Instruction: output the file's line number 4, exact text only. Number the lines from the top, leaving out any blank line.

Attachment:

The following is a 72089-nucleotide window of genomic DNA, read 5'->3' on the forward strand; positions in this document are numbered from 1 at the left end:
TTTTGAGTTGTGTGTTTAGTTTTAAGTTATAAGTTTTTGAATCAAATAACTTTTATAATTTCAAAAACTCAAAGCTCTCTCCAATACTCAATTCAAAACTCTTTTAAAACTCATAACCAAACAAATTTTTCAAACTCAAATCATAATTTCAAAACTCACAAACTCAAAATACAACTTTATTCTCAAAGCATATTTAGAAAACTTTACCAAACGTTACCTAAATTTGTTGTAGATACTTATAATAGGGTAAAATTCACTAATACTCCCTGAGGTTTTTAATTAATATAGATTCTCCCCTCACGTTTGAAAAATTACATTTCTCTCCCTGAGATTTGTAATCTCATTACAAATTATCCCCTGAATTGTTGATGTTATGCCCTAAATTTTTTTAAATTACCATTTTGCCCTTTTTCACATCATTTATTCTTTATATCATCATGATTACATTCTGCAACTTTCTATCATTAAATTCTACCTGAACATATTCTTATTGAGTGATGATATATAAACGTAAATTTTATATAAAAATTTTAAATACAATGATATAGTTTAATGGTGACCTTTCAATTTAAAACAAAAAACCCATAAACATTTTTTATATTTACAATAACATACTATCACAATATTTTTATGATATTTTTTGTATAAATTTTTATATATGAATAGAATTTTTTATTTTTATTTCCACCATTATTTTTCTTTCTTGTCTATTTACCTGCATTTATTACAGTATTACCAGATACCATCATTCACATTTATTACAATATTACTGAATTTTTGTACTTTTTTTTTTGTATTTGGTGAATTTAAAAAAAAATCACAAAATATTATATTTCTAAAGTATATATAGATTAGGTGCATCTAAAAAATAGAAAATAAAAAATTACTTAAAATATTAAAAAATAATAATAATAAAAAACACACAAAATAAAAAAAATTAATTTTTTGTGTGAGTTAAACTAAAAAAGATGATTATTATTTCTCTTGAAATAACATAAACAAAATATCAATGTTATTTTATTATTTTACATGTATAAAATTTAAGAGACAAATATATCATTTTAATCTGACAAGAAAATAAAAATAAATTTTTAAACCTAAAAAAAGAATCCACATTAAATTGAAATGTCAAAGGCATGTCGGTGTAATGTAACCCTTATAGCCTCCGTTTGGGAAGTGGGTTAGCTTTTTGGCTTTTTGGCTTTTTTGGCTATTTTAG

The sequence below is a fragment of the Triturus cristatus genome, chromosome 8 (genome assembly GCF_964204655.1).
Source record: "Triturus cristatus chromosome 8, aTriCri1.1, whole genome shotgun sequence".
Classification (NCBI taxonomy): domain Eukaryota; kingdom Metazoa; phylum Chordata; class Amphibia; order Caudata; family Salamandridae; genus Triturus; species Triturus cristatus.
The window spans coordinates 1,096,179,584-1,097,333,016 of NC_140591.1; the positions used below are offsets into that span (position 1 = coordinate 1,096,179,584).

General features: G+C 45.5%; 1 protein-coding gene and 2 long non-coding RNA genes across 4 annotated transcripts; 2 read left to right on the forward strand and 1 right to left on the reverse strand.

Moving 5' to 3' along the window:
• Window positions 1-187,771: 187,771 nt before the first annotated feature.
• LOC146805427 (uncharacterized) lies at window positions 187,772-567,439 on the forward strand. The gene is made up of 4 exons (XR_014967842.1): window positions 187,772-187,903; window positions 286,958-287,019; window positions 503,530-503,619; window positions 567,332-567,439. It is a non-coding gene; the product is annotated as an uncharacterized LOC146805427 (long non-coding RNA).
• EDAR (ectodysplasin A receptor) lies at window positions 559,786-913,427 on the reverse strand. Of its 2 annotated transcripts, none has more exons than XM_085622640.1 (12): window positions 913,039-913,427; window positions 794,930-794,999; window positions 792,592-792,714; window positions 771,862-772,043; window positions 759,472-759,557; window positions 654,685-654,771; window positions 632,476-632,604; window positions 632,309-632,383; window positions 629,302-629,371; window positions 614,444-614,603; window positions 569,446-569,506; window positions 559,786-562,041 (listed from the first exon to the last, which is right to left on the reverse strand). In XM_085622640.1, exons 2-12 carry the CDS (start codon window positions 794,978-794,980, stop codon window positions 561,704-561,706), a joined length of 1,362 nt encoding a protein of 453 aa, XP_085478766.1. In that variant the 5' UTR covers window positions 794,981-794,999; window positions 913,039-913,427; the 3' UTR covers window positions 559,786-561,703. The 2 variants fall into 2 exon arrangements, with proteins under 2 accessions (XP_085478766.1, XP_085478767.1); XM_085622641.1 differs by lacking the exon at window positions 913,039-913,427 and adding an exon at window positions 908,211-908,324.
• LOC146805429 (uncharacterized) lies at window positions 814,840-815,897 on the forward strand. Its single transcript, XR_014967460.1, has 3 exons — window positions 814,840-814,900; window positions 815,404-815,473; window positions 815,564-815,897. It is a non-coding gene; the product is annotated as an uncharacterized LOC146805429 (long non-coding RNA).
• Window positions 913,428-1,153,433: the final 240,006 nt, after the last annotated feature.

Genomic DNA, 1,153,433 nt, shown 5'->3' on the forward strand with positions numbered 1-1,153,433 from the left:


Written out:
Source record: "Triturus cristatus chromosome 8, aTriCri1.1, whole genome shotgun sequence".